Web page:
My surgeon's part of the surgery ended a little around noon since that's when my parents got to talking with him. Everything went perfect! Better than expected. Pre-op he had had me sign consent for Gliadel Wafers which are kind of chemo-infused wafer that is placed in the surgical cavity after removal of the tumor. This helps combat the "blood-brain" barrier issue of most traditional chemo's. My preliminary pathology though looked about the same as my prior patho so my surgeon decided he didn't need to place the wafers! Very good news!
Preliminary pathology is not final, I won't have the final results for two weeks or so but the fact that the preliminary results looked about the same is great It means that my tumor hasn't transformed into an obviously more aggressive/malignant tumor yet (it's still considered malignant, just not as "high" on the scale). While I am hoping this means I can skip out on radiation I wouldn't be surprised if they still recommend that I do it. At this point even though the tumor appears less aggressive a recurrence in less than two years is pretty quick and they may still want to treat it aggressively. I should know more after I see my surgeon next week, he may also have me set up appointments with the oncology/radiation oncology doctors I saw before.
The rest of my hospital stay was uneventful. Even though I told the anesthesiologists that I do NOT handle anesthesia well and they gave me "all" the drugs, I still spent the first few hours post-op nauseous and vomiting until they pulled out all the big guns in that regards. After that things went much more smoothly. I spent about 36 hours in the ICU even though by the next morning I was up and getting around, and then spent another 18 hours or so on the "floor" once they finally had a bed ready. The new digs up there at Hopkins are MUCH nicer than the old hospital though so while that helped a little it's still better to be back at home in my own bed on my own couch. I had a post-op MRI (MRI #10...hit the double digits!) which looked "great" (I haven't seen it) and after spending most of Wednesday convincing people that I was ready to leave, I was discharged around 5pm (they didn't want me to think they were "kicking" me out, I told them they could kick faster if they'd like).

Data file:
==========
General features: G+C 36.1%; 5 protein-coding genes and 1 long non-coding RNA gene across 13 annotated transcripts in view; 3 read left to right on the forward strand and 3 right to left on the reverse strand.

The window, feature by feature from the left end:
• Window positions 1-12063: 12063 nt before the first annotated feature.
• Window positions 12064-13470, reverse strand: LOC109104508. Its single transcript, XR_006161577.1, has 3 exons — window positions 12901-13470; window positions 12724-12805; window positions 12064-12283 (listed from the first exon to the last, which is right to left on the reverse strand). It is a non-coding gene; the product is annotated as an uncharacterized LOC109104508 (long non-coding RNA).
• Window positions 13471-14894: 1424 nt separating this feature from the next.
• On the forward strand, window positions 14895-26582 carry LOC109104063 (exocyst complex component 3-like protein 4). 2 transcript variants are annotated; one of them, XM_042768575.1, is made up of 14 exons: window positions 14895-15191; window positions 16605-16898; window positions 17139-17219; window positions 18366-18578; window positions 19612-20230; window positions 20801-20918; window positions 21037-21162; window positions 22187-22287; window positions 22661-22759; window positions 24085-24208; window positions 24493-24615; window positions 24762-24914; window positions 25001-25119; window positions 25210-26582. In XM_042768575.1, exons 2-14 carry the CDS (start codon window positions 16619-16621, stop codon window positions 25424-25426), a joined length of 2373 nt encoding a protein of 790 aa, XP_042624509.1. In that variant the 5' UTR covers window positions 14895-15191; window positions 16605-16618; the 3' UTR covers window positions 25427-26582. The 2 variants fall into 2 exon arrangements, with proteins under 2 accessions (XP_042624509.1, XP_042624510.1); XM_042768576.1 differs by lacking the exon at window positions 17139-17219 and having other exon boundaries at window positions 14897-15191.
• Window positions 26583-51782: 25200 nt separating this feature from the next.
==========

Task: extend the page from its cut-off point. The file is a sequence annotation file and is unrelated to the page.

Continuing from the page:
|Panorama of my ICU room - definitely an upgrade!|
|Arterial line pokes!|
At least I was knocked out!
|Day 1 post op - the bandage was actually stapled to my head and removed the next day|
|Views from the 12th floor at Hopkins|
|Panorama of my "floor" room, note, no roommate! :-)|
|Post op day 2, bandage removed|
|Views from my bed.|
I've been home (Virginia) since. My parents are still here and Kim showed up this morning to help "babysit" me for a few days after my parents leave. Helen & Will should arrive this weekend and I'm up for visitors so just shoot me a text or phone call. I'm here until at least the 12th which is when I'm getting my staples out (they have to stay in for two weeks the second time around). I'm not sure they even shaved my hair at all this time so while that helps with the appearance it's a lot harder getting all the gunk out while still keeping my incision dry...I think Kim will be helping me with that at some point soon. I'm not sure who makes the call as to how much to shave but it's nice (if I don't have to do radiation because that will make my hair fall out) that I'll get to miss out on the awkward hair stages.
That's all the updates I have for now. Should have more after my appointment on the 12th. Thanks for all the love, prayers & good thoughts! You're all very much appreciated!
Kim washed my hair :-) It's pretty hard for me to do since I can't see the incision, I also didn't mention that I can't feel it, nor can I feel most of my scalp at the moment (side effect of having all the nerves torn apart as your scalp is peeled off...sorry for the visual). Also means I can't feel the staples, but it won't stop me from feeling them coming out.